How to choose a new phone camera as a non-geeky photographer

How to choose the best  phone camera as a non-geeky photographer

The time has come to upgrade your phone. And although on one hand it's exciting (ooh! a new gadget to play with!), on the other it's all a bit overwhelming. If you are anything like me, your main criteria is that the camera has to be fantastic, producing stunning images and have some great features, like Portrait Mode, good quality zoom options and great performance in low light.

The 'problem' is that the flagship models boast all those things and more, so how on earth do you decide between them.

At the time of writing the holy trinity of phone cameras are regarded by many as the iPhone 15 Pro Max, the Samsung Galaxy S23 Ultra and the Google Pixel 8 Pro. They are also pretty pricey and a major concern is that it's a very expensive mistake to make if you don't like it once you've bought it. And it's something you've going to have to live with for around 3 years or longer.

So, how on earth to decide? Google seems like a decent place to start, but it's not long before my eyes glaze over and my head hurts, faced with abbreviations and technical terms that do not compute in my non-geeky brain.

Please, someone just tell me which one takes the best photographs!

If someone comes to me and asks me what camera and lenses they should buy, one of my first questions is what do they like to photograph?

That's a very valid question for phone cameras too and is a great place to start. If you were to tell me that your daughter rides at horse jumping events and you like to try to get great photos of her, I'd know immediately which of the holy trinity to recommend (the Samsung Galaxy S23). Whereas if you told me that you mainly want to photograph family and friends I'd suggest a different one (perhaps the Google Pixel 8 Pro). To get an even better idea I'd ask some other questions too, but what you're mainly going to use it for matters.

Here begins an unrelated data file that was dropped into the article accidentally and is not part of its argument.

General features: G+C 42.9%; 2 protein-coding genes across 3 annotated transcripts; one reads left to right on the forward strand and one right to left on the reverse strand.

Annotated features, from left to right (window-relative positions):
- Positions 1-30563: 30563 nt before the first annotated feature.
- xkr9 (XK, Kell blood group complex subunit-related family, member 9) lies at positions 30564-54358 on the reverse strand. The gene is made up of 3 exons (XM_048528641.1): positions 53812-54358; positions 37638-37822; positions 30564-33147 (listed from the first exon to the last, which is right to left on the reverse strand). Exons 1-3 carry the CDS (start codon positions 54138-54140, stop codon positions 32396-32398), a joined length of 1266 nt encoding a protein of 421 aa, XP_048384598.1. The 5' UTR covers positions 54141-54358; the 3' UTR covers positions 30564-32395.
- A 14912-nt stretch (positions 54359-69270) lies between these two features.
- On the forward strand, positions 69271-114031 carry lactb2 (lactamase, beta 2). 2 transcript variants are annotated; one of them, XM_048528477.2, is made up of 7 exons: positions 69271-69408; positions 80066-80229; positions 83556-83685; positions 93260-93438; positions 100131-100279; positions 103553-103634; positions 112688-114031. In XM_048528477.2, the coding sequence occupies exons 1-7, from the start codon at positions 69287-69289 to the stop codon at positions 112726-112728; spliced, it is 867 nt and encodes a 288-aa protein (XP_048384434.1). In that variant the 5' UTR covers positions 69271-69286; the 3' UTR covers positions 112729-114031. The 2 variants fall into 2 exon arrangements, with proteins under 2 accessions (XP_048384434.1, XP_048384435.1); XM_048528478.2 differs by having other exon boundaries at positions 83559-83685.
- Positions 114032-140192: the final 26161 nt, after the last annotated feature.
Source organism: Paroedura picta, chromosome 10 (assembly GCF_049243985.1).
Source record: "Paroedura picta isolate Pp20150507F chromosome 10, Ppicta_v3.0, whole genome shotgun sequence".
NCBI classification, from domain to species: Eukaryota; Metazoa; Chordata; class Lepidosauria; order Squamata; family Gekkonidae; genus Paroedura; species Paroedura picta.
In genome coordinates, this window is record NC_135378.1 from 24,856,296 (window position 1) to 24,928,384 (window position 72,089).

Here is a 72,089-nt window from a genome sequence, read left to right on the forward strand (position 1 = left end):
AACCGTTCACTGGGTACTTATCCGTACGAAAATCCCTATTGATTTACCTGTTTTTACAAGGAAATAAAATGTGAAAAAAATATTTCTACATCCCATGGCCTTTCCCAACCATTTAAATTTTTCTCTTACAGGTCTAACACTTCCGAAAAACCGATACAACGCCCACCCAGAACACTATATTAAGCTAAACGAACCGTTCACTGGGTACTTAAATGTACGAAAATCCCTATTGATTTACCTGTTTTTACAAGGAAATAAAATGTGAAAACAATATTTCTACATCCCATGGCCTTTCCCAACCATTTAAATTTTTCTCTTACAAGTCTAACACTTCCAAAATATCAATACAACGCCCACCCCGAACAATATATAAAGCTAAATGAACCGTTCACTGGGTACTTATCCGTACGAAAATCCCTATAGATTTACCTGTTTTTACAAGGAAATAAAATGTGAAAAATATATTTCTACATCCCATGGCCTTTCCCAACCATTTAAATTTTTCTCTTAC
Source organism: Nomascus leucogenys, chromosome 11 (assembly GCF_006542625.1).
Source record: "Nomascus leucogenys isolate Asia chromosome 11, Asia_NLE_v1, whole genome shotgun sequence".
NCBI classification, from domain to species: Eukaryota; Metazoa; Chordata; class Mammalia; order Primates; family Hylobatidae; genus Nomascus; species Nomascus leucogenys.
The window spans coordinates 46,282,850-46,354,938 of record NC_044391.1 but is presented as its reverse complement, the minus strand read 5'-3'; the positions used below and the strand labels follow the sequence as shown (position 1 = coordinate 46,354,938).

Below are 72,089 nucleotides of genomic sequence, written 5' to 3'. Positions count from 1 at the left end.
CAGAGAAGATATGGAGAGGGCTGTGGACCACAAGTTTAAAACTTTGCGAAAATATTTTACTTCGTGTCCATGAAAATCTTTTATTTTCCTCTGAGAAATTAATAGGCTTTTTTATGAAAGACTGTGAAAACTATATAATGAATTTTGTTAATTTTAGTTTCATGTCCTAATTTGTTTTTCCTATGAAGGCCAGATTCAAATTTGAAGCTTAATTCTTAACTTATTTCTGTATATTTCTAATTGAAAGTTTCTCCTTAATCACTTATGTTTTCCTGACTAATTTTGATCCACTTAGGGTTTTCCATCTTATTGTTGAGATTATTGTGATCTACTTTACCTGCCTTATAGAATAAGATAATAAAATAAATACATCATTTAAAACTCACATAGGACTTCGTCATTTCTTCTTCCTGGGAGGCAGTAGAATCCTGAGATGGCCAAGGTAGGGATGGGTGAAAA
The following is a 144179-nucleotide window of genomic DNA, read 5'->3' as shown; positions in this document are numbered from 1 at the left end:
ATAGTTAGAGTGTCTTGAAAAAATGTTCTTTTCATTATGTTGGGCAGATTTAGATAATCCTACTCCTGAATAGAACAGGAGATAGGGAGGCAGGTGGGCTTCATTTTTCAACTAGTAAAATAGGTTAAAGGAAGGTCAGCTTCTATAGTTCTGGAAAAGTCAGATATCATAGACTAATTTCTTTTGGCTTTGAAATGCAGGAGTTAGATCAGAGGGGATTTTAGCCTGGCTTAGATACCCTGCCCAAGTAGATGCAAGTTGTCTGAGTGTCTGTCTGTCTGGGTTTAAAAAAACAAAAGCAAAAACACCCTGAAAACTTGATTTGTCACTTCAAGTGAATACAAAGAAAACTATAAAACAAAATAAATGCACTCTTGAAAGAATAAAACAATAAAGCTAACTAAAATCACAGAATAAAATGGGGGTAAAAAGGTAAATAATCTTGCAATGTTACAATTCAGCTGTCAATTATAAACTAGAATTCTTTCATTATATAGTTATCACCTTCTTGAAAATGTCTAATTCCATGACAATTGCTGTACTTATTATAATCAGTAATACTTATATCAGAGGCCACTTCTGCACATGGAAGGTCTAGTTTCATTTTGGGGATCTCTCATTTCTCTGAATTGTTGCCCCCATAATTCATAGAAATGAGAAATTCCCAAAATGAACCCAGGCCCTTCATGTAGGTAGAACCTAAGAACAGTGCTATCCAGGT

Given that all three flagship phones boast lots of megapixels (which means there'll be lots of detail and you can print as big as you'd probably want to display at home) and they all have high quality lenses, you don't need to be particularly concerned that image quality will be significantly worse on one of them. They will all take amazing photos. However, one area which might make a significant different to you, depending on what you like to photograph, is the amount of optical zoom. 

Optical zoom vs digital zoom

It might seem obvious but lenses on phones can't actually zoom in and out like they do on a camera lens. That's why you might have two or three lenses on the back of your phone. Each one is different, with usually an extra wide lens, a normal wide lens and a telephoto lens to get closer. The phone switches between them as you zoom in. When it uses any of these lenses it's using optical zoom i.e., the best quality.

You can see the optical zoom options on this screenshot below, on the right of the image. This phone offers 0.5x, 1x, 2x and 3x optical zoom. 0.5x is ultra wide angle and 3x is the maximum amount of optical zoom on this phone. Simply tap on any of these numbers to change the amount of optical zoom.

Anderton Boat Lift, Cheshire. iPhone 14 Pro at 1x optical zoom.

However, when you zoom in by pinching out on the screen you are no longer using optical zoom, but digital instead. You would be able to zoom much closer than the 3x on this phone, but the image quality would be inferior. To avoid this, don't pinch to zoom unless you really have to, stick to tapping on the optical zoom numbers.

It's also worth pointing out that the different lenses each offer a different amount of megapixels (MP). Let's use the Samsung Galaxy S23 Ultra as an example.

The ultra wide 0.7x lens has 12MP.

The 1x main lens has a massive 200MP.